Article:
If you've ever tried to watch TV on the night of the Super Bowl, as if it's not the night of the Super Bowl, you can't really do it. Non-Super Bowl programming is all intentional counterprogramming, whether it was four straight years of Beavis and Butt-head 'Butt Bowls' in the 1990s or our modern society's advanced combo of the Puppy Bowl and the Lingerie Bowl.
It's the biggest television event of every year for a number of reasons: it's yearly so it's easy to plan around, it's promoted through every sports outlet for two weeks straight, there are lots of things that are kind of bullshit about it for you to cry "bullshit!" about, it's got a halftime show intended to draw in non-sports fans, and its ads are a highly touted event unto themselves that no American is supposed to miss.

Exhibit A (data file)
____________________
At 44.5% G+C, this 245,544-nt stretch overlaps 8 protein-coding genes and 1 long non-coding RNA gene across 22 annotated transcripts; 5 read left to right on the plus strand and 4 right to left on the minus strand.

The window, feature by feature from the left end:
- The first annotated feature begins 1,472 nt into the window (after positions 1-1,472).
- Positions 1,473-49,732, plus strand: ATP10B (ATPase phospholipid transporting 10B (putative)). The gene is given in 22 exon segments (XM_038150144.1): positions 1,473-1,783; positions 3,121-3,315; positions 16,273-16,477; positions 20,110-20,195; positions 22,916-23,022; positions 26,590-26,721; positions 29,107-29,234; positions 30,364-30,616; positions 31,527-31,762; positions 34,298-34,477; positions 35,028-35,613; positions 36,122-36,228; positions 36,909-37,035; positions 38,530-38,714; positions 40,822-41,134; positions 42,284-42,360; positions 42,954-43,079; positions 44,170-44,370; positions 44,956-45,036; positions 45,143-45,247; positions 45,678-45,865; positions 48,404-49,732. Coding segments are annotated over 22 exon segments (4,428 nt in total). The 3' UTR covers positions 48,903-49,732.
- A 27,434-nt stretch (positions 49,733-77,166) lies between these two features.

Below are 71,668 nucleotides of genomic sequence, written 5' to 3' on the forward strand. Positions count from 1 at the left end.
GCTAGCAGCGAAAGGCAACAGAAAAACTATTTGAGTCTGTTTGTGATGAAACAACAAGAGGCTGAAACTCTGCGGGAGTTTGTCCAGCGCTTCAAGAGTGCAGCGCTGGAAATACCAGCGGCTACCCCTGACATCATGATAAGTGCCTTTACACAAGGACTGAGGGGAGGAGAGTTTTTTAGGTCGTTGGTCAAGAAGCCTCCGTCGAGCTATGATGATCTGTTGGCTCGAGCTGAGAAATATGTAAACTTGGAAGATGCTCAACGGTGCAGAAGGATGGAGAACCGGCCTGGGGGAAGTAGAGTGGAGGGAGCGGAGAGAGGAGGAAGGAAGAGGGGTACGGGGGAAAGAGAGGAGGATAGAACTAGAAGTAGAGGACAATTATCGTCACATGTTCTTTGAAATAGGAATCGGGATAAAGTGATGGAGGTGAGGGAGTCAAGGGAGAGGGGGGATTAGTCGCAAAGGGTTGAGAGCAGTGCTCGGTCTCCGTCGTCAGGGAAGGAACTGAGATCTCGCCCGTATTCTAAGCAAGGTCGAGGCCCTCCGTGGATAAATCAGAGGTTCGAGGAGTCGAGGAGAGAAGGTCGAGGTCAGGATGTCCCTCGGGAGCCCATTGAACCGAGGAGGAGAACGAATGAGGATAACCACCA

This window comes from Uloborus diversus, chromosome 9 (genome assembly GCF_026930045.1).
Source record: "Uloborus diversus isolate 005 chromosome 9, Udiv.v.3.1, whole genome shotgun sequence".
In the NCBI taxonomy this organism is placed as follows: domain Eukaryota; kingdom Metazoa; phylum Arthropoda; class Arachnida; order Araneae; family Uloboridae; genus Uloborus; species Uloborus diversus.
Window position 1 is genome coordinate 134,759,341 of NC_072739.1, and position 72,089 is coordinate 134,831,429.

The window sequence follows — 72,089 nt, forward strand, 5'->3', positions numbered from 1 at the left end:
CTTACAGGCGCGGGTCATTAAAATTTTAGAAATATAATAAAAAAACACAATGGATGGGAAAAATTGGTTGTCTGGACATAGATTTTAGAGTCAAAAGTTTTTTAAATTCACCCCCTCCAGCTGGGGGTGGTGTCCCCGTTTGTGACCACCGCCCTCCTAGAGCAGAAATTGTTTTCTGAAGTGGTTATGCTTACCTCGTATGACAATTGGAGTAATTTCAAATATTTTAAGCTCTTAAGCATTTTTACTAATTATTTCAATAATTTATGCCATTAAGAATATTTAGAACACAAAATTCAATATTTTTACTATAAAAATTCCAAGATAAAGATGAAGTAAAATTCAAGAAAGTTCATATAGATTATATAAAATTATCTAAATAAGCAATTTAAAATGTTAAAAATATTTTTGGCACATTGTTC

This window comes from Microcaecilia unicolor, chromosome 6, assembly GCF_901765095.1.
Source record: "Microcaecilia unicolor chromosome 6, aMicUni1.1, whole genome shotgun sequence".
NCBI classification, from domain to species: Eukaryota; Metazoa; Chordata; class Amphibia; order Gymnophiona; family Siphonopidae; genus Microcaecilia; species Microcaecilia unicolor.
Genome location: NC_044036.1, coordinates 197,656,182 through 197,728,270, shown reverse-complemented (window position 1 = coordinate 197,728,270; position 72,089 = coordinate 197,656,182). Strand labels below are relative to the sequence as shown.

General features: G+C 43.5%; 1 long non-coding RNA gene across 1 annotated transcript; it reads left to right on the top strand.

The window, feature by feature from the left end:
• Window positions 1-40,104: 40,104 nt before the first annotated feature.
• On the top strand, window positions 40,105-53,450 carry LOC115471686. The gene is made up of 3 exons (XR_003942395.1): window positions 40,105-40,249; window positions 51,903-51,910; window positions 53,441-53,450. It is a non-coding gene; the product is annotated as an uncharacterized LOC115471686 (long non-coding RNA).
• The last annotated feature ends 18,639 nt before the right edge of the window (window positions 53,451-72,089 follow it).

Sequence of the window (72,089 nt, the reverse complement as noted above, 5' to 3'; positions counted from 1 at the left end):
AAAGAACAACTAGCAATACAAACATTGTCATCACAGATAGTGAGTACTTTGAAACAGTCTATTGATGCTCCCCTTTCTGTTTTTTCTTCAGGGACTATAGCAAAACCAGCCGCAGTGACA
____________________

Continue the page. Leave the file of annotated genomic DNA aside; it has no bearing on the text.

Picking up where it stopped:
Most importantly the Super Bowl has that "thing everyone is going to watch" momentum. Most of the broadcasts break the previous year's record as the most highly-watched program in US history, which means you need to watch the Super Bowl so you can be part of a larger cultural conversation, which means the game sets a new record every year by taking your uninterested eyeballs along with everyone else's.
And if you decide not to watch
well, OK, fine. Just be ready for other people to assume you think you're better than they are. Then they'll judge you for "judging them."
Yep, the Super Bowl's more than the most important sporting event and television experience in American culture